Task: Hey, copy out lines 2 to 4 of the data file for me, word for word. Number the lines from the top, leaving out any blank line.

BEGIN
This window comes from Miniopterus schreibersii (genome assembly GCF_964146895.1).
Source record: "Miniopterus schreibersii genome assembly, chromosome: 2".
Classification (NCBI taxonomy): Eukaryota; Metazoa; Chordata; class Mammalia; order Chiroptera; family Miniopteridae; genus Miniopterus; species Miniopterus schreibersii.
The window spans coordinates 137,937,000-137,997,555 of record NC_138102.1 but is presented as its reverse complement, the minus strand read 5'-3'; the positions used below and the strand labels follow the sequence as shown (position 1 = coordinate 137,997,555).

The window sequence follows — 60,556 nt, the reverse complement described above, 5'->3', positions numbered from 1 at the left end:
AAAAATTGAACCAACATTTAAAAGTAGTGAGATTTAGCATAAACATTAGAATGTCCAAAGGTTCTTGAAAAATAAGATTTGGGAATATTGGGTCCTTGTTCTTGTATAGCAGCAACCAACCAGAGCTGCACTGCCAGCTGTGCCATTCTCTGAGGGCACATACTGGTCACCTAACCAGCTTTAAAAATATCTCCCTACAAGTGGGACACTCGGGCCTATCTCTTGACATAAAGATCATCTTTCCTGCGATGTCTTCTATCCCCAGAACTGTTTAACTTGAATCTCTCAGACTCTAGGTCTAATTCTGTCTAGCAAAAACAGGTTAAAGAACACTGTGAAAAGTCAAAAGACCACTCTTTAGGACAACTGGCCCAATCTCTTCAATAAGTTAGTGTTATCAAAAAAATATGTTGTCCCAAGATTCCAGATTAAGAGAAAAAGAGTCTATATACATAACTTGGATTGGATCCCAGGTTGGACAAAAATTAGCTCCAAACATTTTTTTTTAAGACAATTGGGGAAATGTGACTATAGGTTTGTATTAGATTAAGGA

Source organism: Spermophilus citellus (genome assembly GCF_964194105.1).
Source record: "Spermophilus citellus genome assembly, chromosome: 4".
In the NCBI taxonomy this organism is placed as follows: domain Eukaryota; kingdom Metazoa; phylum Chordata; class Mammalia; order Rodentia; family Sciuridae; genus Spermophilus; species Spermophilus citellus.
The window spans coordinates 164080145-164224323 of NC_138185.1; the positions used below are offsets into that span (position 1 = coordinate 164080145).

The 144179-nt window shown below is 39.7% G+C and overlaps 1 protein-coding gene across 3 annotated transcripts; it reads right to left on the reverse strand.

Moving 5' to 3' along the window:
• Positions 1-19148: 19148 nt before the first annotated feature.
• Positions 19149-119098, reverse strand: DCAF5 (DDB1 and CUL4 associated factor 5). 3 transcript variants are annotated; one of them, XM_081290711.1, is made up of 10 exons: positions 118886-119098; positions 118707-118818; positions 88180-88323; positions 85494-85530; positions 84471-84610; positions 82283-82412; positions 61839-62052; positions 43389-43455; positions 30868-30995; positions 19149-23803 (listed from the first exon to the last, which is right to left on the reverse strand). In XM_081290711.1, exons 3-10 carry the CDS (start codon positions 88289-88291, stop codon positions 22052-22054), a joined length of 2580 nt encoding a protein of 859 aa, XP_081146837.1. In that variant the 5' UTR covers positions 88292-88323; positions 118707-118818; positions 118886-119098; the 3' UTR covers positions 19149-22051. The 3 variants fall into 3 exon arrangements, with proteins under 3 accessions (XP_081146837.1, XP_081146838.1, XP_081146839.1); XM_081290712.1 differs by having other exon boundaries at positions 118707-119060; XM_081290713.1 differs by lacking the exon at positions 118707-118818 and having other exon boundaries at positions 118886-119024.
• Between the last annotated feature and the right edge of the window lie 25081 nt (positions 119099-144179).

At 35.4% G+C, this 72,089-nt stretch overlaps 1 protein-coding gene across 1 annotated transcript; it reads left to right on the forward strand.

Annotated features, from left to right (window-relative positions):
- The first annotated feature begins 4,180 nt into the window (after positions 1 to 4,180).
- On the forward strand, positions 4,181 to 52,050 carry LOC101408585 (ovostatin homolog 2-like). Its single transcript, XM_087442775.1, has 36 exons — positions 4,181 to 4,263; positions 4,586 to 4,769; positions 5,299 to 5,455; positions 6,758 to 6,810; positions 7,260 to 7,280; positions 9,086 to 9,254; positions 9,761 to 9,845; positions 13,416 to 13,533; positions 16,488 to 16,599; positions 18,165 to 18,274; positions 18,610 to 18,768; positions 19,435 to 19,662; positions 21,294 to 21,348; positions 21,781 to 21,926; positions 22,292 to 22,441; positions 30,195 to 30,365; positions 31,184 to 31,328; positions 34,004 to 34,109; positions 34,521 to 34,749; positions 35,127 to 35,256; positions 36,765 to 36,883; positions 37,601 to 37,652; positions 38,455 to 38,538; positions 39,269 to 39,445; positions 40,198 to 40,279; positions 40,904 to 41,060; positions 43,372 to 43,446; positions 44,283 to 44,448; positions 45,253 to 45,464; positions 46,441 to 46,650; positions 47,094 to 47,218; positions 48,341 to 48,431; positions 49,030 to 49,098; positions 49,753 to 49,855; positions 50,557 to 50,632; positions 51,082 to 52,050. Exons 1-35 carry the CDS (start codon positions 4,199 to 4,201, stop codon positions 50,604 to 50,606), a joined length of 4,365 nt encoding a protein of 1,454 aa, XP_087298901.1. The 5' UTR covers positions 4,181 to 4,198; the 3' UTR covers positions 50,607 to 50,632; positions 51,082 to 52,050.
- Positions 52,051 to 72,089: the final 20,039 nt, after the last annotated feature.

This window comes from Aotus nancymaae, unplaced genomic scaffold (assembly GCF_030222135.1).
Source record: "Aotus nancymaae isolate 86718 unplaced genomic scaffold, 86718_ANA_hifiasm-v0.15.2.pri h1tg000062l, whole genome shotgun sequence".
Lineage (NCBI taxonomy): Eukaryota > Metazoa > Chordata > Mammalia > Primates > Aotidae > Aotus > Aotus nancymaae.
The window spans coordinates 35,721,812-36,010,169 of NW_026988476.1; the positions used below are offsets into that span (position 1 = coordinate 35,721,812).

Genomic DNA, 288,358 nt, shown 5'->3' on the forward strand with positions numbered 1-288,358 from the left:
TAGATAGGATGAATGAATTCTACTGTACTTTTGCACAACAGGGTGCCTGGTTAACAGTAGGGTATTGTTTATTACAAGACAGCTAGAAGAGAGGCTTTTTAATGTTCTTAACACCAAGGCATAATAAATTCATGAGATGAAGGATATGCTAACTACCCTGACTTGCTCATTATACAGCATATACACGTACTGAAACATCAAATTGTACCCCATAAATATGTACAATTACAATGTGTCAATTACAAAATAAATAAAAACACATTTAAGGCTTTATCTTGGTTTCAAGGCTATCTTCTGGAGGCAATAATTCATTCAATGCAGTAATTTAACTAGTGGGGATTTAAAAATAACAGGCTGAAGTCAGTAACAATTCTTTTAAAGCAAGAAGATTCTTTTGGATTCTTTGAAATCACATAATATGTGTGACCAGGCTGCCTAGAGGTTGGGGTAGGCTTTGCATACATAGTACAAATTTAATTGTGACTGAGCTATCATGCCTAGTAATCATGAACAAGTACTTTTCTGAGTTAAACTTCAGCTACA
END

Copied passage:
Source record: "Miniopterus schreibersii genome assembly, chromosome: 2".
Classification (NCBI taxonomy): Eukaryota; Metazoa; Chordata; class Mammalia; order Chiroptera; family Miniopteridae; genus Miniopterus; species Miniopterus schreibersii.
The window spans coordinates 137,937,000-137,997,555 of record NC_138102.1 but is presented as its reverse complement, the minus strand read 5'-3'; the positions used below and the strand labels follow the sequence as shown (position 1 = coordinate 137,997,555).